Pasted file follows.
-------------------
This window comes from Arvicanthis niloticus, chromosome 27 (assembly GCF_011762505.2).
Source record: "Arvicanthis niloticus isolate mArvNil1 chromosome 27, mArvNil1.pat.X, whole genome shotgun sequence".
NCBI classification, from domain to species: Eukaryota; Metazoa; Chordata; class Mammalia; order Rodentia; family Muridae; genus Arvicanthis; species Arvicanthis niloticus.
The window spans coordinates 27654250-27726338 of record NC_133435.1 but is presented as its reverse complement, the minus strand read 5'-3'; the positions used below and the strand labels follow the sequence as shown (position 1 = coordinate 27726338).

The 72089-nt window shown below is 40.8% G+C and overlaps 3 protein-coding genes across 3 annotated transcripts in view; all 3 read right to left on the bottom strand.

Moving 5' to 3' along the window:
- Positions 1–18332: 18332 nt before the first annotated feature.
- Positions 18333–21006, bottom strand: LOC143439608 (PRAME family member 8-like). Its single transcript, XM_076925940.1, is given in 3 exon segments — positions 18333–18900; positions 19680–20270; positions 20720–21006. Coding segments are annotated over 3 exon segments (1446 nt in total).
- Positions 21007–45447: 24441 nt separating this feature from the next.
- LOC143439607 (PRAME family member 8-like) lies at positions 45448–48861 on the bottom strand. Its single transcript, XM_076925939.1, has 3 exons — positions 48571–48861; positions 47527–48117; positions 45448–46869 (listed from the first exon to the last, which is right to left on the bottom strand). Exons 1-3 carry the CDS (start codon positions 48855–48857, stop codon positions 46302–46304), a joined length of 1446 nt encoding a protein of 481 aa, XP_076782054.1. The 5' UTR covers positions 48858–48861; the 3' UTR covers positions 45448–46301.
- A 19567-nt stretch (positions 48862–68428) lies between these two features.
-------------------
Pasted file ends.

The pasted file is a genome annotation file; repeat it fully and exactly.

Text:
This window comes from Arvicanthis niloticus, chromosome 27 (assembly GCF_011762505.2).
Source record: "Arvicanthis niloticus isolate mArvNil1 chromosome 27, mArvNil1.pat.X, whole genome shotgun sequence".
NCBI classification, from domain to species: Eukaryota; Metazoa; Chordata; class Mammalia; order Rodentia; family Muridae; genus Arvicanthis; species Arvicanthis niloticus.
The window spans coordinates 27654250-27726338 of record NC_133435.1 but is presented as its reverse complement, the minus strand read 5'-3'; the positions used below and the strand labels follow the sequence as shown (position 1 = coordinate 27726338).

The 72089-nt window shown below is 40.8% G+C and overlaps 3 protein-coding genes across 3 annotated transcripts in view; all 3 read right to left on the bottom strand.

Moving 5' to 3' along the window:
- Positions 1–18332: 18332 nt before the first annotated feature.
- Positions 18333–21006, bottom strand: LOC143439608 (PRAME family member 8-like). Its single transcript, XM_076925940.1, is given in 3 exon segments — positions 18333–18900; positions 19680–20270; positions 20720–21006. Coding segments are annotated over 3 exon segments (1446 nt in total).
- Positions 21007–45447: 24441 nt separating this feature from the next.
- LOC143439607 (PRAME family member 8-like) lies at positions 45448–48861 on the bottom strand. Its single transcript, XM_076925939.1, has 3 exons — positions 48571–48861; positions 47527–48117; positions 45448–46869 (listed from the first exon to the last, which is right to left on the bottom strand). Exons 1-3 carry the CDS (start codon positions 48855–48857, stop codon positions 46302–46304), a joined length of 1446 nt encoding a protein of 481 aa, XP_076782054.1. The 5' UTR covers positions 48858–48861; the 3' UTR covers positions 45448–46301.
- A 19567-nt stretch (positions 48862–68428) lies between these two features.